When setting financial goals, it can be easy to be nearsighted and farsighted at the same time.
We save for the short-term to bolster our emergency fund, pay off credit card debts, take a trip, or make a big purchase. That’s not so hard, because the need is right in front of us and the payoff is immediate.
We also save for the long-term to build up a healthy retirement nest egg, because the importance of doing this has been drilled into us since birth.
Both of these savings efforts are commendable, but they also leave a gap in the middle, around your medium-term financial goals. This tendency to save unevenly has been called the “barbell” approach.
What is a Medium-Term Financial Goal?
Medium-term financial goals are those that you feel you can achieve in the next five to ten years. These may include saving enough money for a down payment on a house, renovating your home, paying off a large student loan, buying a car, or raising a baby (and later paying for that baby’s college education). Your medium-term financial goals will differ depending on where you are in your life, but whether you are 25 or 55, it is important to address them. Otherwise, you may end up being forced to use high interest credit cards as life events come along, or face penalties for making early withdrawals from your retirement funds.
Setting medium-term financial goals requires sitting down and thinking seriously about what you really want in the next five to ten years. It always helps to be saving towards something specific, and even if that something currently feels a bit distant (e.g. you aren’t married yet but want kids once you are), it’s always better to start making progress today. Your goals should be achievable, specific, and measurable: figure out the total amount you’ll need, when you’d like to hit that goal, and how much you should save and/or invest every month to get there.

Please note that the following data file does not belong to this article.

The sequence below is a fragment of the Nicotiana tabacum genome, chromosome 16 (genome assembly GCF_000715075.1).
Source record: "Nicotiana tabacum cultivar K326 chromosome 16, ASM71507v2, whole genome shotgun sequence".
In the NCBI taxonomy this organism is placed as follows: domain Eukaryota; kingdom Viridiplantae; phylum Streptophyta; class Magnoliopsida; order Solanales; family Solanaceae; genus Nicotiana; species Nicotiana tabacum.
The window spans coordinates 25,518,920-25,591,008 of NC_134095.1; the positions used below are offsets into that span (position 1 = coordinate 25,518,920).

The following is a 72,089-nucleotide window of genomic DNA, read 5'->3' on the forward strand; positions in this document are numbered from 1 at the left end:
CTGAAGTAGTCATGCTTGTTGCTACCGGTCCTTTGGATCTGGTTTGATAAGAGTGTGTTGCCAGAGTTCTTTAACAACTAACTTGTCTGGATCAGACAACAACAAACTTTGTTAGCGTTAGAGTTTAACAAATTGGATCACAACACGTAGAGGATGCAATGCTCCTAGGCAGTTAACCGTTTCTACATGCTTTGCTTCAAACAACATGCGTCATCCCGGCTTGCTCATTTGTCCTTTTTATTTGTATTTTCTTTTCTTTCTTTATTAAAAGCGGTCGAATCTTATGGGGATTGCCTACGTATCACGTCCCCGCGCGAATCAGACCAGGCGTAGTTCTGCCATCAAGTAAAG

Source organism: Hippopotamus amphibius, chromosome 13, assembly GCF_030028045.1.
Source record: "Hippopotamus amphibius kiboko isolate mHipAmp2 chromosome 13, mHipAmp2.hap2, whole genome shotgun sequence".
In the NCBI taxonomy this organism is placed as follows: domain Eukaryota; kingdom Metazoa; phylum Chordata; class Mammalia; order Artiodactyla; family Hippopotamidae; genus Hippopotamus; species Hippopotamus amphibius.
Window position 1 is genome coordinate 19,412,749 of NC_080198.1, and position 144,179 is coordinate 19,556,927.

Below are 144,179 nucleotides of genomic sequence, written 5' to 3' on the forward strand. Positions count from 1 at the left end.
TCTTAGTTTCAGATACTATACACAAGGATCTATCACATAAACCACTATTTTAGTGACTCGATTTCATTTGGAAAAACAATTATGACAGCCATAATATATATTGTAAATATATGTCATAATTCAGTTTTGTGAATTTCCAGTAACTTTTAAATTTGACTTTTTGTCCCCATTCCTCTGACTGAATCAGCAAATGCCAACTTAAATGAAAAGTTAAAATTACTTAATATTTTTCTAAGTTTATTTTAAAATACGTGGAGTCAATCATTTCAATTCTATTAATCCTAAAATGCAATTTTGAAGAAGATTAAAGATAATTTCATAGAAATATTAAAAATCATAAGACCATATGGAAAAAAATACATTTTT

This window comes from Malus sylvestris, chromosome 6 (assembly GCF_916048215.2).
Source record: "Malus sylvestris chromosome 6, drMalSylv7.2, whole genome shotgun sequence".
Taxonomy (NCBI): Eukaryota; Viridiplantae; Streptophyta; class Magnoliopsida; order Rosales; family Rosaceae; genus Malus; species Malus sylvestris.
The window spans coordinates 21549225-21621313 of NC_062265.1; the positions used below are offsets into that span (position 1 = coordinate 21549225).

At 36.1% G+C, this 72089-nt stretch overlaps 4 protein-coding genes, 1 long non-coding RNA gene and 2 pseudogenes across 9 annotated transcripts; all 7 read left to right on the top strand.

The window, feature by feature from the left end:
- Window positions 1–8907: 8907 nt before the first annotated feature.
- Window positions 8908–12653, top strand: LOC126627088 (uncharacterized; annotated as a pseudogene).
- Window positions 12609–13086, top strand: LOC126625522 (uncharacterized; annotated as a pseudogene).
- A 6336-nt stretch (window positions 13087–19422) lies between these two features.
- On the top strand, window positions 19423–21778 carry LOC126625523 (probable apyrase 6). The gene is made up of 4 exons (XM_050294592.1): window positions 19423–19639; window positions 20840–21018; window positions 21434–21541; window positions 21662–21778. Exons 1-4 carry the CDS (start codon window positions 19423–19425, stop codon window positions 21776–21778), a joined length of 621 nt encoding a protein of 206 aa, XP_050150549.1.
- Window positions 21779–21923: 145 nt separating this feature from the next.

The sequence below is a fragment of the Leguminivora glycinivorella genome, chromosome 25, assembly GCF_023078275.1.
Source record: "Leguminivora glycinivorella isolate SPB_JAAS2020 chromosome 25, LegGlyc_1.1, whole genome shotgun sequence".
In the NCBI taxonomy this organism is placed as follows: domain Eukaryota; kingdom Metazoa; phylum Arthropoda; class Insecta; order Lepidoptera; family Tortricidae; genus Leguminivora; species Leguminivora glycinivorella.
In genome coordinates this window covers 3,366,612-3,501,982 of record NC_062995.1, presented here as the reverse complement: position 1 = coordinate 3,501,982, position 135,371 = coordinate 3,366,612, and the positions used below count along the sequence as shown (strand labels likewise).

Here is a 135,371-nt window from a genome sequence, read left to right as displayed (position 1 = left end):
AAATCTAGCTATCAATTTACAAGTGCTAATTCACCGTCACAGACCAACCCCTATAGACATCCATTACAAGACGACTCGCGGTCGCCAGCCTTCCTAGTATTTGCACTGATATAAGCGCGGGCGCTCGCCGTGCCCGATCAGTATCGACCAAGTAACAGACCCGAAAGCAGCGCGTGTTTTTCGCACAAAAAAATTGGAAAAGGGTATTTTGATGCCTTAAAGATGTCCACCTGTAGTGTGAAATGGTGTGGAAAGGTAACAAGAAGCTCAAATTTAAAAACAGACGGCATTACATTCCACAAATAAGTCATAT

The next step is to figure out how to allocate your savings. Unlike retirement funds, you want this money to be accessible, but unlike short-term savings, you want a vehicle that will allow the funds to appreciate. A good strategy is to balance high-quality fixed-income investments, such as medium-term government bond funds or high-yield FDIC-insured CDs, with modest-growth investments, such as a diversified large company stock fund or an ETF.
Then, you’ll want to pay attention to your investments over time, to keep them in line with your investing plan. The right balance of stocks and bonds will shift towards more stable investments as you approach the time you need the money.
Saving takes discipline, especially when you’re paying attention to multiple goals that are short-, medium-, and long-term. However, the payoff is well worth it. If you ever feel like neglecting or ignoring medium-term savings goals, just envision yourself in a beautiful new home, on a six-month sabbatical in Europe, or sending your kid off to their dream university. Saving will feel much easier.
Disclaimer: The views expressed are for informational purposes only and are not intended to serve as a forecast, a guarantee of future results, investment recommendations or an offer to buy or sell securities by FutureAdvisor. All expressions of opinion are subject to change without notice in reaction to shifting market, economic, or political conditions. The investment strategies mentioned are not personalized to your financial circumstances or investment objectives, and differences in account size, the timing of transactions and market conditions prevailing at the time of investment may lead to different results. Clients may lose money. Past performance is not indicative of future results. Investments in securities involve the risk of loss. Any tax strategies discussed should not be interpreted as tax advice and do not represent in any manner that the tax consequences detailed will be obtained. Clients should consult with their personal tax advisors regarding the tax consequences of investing.